Aloe gariepensis

 

Photo: Ivan Latti

Author: Ivan Latti

In flower Aloe gariepensis can be an imposing presence in the usually bleak, exposed, short scrub of the far Northern Cape. Look for it from Keimoes to the Gariep mouth, on both sides of the river. The specimen in picture has a short stem covered in desiccated foliage, typical of mature plants of the species.

Up to five simple, unbranched inflorescences may arise simultaneously in one flowering season from a rosette in its prime. Looking carefully, it appears as if this plant has done just that. A raceme may stand up to 1,2 m tall. Buds point upwards, sagging to horizontal positions around the time when they open and further down when they are pollinated. This brings about a slightly wider mid-section to the raceme that is characteristically very straight, tall and thin. 

Open perianths of red flowering specimens of A. gariepensis usually turn yellow, rendering the raceme bicoloured. This plant does not seem to comply, or maybe it is to early and still to happen.

In spite of popularity with gardeners, numbers in the veld are not causing concern early in the 21st century yet. Perhaps Aloe aficionados are learning that this is not one of the species that flourishes in captivity (Reynolds, 1974; Van Wyk and Smith, 2003; Jeppe, 1969).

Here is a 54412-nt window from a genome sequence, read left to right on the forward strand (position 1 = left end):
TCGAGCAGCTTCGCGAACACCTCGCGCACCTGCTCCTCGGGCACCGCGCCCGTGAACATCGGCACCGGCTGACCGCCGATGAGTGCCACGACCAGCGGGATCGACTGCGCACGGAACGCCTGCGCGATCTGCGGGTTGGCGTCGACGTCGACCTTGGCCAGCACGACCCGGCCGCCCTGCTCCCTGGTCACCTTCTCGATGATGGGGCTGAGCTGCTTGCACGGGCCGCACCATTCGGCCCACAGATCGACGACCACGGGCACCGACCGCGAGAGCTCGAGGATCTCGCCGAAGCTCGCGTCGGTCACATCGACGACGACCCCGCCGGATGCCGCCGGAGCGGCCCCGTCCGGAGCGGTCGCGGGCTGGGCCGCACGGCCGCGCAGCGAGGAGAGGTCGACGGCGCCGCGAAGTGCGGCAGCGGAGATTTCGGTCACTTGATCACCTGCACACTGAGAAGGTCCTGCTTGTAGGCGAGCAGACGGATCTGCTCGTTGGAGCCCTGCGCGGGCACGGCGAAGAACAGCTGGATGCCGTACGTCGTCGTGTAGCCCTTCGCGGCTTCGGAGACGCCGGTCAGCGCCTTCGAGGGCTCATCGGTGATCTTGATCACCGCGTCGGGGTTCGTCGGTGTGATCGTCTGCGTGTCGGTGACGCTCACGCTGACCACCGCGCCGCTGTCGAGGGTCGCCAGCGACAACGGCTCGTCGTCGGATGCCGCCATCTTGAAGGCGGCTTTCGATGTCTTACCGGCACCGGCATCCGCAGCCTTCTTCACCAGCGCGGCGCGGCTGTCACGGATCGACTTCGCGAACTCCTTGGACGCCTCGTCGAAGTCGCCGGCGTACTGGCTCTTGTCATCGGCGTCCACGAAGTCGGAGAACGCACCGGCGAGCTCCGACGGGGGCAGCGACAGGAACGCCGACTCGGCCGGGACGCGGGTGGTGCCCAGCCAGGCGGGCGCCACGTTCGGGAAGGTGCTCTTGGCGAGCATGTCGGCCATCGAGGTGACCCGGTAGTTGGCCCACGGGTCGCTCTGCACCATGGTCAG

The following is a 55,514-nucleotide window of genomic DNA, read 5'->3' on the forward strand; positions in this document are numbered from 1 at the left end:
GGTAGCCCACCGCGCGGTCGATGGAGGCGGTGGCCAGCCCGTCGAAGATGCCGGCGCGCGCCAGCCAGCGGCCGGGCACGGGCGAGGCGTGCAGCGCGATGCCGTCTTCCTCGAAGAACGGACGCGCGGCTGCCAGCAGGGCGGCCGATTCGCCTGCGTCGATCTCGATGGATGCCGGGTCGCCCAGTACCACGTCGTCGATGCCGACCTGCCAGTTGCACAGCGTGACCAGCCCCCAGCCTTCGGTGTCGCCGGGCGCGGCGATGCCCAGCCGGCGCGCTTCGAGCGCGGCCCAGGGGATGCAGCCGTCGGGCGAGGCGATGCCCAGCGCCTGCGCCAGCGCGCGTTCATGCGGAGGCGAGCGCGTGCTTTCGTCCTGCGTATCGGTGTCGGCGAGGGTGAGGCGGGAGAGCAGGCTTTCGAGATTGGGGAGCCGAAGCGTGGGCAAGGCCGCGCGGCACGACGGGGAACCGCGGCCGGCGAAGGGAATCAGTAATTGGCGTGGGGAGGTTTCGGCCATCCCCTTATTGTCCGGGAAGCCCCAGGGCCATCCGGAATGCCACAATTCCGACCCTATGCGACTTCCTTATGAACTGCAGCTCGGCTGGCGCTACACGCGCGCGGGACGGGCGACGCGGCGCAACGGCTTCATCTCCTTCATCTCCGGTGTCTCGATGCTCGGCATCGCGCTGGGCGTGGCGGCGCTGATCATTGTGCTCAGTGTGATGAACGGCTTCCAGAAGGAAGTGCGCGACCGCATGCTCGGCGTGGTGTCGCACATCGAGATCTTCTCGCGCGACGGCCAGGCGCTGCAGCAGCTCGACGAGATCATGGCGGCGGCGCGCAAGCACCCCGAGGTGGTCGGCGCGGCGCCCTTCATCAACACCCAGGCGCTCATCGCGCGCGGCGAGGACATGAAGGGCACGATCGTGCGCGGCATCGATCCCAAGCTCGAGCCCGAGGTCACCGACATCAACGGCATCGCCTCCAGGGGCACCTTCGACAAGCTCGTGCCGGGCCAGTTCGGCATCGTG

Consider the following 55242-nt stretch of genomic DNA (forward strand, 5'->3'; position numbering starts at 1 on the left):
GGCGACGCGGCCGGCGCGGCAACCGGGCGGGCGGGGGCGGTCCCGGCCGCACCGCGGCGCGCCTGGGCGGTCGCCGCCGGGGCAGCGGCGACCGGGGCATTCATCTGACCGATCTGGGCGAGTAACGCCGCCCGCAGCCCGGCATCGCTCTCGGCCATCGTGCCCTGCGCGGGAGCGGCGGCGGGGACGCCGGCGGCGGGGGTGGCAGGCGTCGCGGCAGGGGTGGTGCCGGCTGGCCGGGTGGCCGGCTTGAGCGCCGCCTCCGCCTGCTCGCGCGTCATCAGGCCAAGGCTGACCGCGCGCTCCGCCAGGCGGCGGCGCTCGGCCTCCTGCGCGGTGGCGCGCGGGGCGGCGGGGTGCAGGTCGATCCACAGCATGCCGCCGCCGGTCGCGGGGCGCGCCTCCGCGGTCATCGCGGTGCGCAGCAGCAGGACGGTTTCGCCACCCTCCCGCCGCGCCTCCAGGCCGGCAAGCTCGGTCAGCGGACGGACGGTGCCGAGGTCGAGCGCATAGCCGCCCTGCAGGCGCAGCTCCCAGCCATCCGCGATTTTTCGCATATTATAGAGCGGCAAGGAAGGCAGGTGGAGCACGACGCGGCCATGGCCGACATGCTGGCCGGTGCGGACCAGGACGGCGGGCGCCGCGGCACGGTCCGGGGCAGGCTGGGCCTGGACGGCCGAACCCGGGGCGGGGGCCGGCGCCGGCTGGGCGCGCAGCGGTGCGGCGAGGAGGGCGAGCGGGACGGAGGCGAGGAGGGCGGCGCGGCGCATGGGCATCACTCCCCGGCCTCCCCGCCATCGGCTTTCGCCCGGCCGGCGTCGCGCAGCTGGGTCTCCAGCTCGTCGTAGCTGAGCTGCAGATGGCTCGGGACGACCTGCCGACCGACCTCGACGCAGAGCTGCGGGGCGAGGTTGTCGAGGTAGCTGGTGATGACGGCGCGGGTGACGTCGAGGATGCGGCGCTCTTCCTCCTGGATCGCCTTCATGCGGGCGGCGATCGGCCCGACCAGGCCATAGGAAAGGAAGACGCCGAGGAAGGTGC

Photo: Ivan Latti

Author: Ivan Latti

Aloe gariepensis leaf rosette

The characteristic lines along the length of the leaf surfaces of this Aloe gariepensis plant can be observed on the rosette. Also the small light-coloured, spaced teeth on the leaf edges are clearly visible. The rosette looks healthy, well cared for in glass-house conditions at the University of Stellenbosch. Stressed plants may look much redder when the metabolism is slowed down by living conditions close to survival limits.

No flower was found on this specimen photographed in March as flowering occurs from July to September (Van Wyk and Smith, 2003).

Aloe gariepensis, the yellow flowering form

 

Author: Ivan Latti

As the name indicates, one finds Aloe gariepensis close to the Gariep, previously the Orange River. It thrives in the hot and dry climate of those parts of the Northern Cape. The leaves have characteristic longitudinal lines and the young plants have many leaf spots as well. The spots persist only in some plants. Leaf margins have sharp teeth and a horn-like rim.

Not all the plants have light yellow flowers as the specimen in picture, as many have red buds that only turn yellow when the flowers open. The long thin racemes are characteristic.

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